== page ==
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Franken campaigns for American Indian vote

CASS LAKE - American Indians face unique challenges that need representation in Congress, says Al Franken, Democratic candidate for U.S. Senate, who Sunday visited three reservations.

CASS LAKE - American Indians face unique challenges that need representation in Congress, says Al Franken, Democratic candidate for U.S. Senate, who Sunday visited three reservations.

"There are unbelievable challenges facing these folks and it's very daunting," Franken said Sunday afternoon in an interview after meeting with about 20 Leech Lake Band of Ojibwe members at the Dik-in-aa-gan Child Care Center in Cass Lake. "The spirit and resilience of these folks is very inspiring."

After Leech Lake, Franken then met with Red Lake Band of Chippewa members at Red Lake and ended the day with White Earth Band of Ojibwe members at Mahnomen. He's visited all three reservations throughout his campaign, with Sunday's trip to Red Lake his third. In August, he participated in a Red Lake powwow by dancing in four songs.

"Their needs are tremendous and ... this is about the unique challenges that Indians face by being on the reservation, they're so easily isolated and there is this legacy of cultural trauma that is still with them," Franken said. "There is a legacy of poverty and of problems like domestic violence or violence, and the pathologies that come out of addiction and things like that they face that compound some of the other challenges they face," he said.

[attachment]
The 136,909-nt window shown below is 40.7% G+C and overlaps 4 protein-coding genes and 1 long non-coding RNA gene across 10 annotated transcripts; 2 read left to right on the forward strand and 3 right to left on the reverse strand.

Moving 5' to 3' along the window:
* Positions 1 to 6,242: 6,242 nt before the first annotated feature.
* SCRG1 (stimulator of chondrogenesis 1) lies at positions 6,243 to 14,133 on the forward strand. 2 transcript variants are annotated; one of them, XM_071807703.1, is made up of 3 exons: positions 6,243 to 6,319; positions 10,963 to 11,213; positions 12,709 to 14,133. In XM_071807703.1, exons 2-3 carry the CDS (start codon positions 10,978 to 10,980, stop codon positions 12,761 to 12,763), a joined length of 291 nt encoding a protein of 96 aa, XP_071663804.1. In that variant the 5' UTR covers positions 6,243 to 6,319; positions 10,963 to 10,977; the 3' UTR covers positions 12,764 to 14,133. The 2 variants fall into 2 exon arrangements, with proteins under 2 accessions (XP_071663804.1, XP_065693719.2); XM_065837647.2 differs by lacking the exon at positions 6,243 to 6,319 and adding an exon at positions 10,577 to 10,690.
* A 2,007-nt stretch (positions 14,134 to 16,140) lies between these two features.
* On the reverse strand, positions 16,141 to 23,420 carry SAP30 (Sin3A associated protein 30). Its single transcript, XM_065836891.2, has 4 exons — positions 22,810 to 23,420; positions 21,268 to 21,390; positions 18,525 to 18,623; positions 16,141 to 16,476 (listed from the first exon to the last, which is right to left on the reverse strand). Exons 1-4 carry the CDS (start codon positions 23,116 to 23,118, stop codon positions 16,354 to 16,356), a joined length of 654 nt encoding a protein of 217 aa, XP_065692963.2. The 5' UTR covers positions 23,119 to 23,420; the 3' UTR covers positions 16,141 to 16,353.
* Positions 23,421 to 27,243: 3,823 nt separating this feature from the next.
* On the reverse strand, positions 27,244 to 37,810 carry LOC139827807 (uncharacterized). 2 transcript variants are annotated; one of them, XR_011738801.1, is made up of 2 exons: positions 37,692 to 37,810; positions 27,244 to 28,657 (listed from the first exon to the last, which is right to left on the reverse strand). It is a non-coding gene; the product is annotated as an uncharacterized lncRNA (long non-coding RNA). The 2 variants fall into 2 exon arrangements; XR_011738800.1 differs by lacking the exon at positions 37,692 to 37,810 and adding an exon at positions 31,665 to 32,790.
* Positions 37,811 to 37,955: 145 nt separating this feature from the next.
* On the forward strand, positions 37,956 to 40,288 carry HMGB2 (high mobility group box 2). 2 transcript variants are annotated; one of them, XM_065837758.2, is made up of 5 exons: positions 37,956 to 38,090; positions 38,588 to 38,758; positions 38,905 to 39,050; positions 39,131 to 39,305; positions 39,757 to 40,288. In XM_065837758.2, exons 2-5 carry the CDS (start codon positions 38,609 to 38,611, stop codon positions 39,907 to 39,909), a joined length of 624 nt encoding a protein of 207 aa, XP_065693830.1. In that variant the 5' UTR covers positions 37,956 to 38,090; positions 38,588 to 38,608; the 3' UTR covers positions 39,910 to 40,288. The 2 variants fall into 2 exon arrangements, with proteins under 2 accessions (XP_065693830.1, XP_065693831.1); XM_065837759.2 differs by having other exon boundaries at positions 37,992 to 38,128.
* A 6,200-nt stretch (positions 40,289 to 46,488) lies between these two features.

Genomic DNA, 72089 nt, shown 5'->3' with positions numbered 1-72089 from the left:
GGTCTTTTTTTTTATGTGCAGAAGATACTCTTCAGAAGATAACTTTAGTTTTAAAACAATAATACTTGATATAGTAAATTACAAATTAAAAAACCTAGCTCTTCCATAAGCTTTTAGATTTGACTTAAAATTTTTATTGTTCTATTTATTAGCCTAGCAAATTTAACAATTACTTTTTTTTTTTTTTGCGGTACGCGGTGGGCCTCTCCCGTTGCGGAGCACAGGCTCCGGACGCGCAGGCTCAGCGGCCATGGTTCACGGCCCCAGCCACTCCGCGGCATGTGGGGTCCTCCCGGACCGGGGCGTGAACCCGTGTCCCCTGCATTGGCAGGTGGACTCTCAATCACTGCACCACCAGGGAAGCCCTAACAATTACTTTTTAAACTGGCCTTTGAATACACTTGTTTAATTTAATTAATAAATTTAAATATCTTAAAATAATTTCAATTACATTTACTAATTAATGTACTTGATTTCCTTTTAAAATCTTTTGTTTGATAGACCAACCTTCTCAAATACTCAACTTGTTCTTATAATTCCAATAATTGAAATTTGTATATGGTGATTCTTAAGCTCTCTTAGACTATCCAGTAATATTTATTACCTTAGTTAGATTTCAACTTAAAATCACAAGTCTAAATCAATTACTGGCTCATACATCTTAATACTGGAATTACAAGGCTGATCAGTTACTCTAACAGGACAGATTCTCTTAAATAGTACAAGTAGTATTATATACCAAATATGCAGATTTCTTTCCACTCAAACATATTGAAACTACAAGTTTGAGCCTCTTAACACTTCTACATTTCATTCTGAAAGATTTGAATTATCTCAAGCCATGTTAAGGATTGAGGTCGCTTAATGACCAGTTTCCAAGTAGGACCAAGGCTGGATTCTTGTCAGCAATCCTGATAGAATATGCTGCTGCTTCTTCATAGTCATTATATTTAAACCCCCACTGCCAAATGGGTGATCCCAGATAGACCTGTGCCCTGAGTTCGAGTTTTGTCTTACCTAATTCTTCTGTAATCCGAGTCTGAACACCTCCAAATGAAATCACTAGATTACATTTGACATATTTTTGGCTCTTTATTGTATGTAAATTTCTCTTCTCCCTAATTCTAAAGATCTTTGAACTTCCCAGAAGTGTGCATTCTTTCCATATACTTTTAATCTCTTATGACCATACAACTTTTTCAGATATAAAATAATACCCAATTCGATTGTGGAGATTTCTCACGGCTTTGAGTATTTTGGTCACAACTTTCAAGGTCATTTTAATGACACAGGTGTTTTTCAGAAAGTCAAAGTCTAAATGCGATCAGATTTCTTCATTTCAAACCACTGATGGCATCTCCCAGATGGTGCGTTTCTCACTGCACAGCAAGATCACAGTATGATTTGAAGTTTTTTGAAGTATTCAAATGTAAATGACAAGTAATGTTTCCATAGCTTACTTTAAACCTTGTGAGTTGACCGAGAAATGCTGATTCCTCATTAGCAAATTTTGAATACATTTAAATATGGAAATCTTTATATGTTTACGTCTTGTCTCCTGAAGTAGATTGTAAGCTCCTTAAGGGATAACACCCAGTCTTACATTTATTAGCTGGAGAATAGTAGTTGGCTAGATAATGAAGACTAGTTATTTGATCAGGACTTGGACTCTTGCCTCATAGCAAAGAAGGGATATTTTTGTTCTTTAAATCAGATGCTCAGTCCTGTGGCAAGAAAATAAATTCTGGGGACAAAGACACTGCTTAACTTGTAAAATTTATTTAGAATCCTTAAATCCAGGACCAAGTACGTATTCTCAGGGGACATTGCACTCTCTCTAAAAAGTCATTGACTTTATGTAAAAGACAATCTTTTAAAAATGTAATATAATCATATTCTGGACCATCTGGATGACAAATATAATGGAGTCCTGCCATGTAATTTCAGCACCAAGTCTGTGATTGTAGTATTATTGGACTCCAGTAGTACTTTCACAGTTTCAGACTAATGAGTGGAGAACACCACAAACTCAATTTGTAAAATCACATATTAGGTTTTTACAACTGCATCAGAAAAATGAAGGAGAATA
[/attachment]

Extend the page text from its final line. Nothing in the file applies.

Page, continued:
Franken likes to quote the late Vice President and Minnesota Sen. Hubert H. Humphrey who said the nation's greatness is judged by how it helps the weakest. Humphrey "always talked about what defines a society, and he was talking about people who are in the shadows," Franken said. "Very often I feel that American Indians are still in the shadows, and that they need an advocate, and I want to be that."


In speaking to the group, Franken said if elected he would seek a seat on the Senate Indian Affairs Committee. The last Minnesotan to serve on that panel was the late Sen. Paul Wellstone, a Democrat who Franken said he wants to emulate, serving on both the Indian Affairs and Senate Veterans Affairs committees as did Wellstone. While on USO trips to Iraq, Franken said he noticed that American Indians "are the most represented peoples in the military."

Democrats such as Humphrey and Wellstone often visited area reservation, a place Republicans rarely visit. It was a point not missed by Leech Lake Tribal Chairman Arthur "Archie" LaRose.

"Where is Norm Coleman?" LaRose said in introducing Franken. "He hasn't come to see us and to my knowledge he hasn't been up to see our relatives at White Earth or Red Lake. ...The fact is that Leech Lakers have historically been Democrats and are today strong Democrats. We know who our friends are and will support them."

Republican Sen. Coleman is seeking a second six-year term, while also in the race is Independence Party candidate former Sen. Dean Barkley.

LaRose said that tribal members "don't have a lot of money so we aren't listed as big donors. But what we lack in money we more than make up for in votng power. ... What we have on Leech Lake is a strong record for voter turnout and this year the most important thing we can do to ensure our future is to make sure we all vote."

That push also includes state House DFL candidate John Persell, whose House 4A district includes most of the Leech Lake Reservation, LaRose said.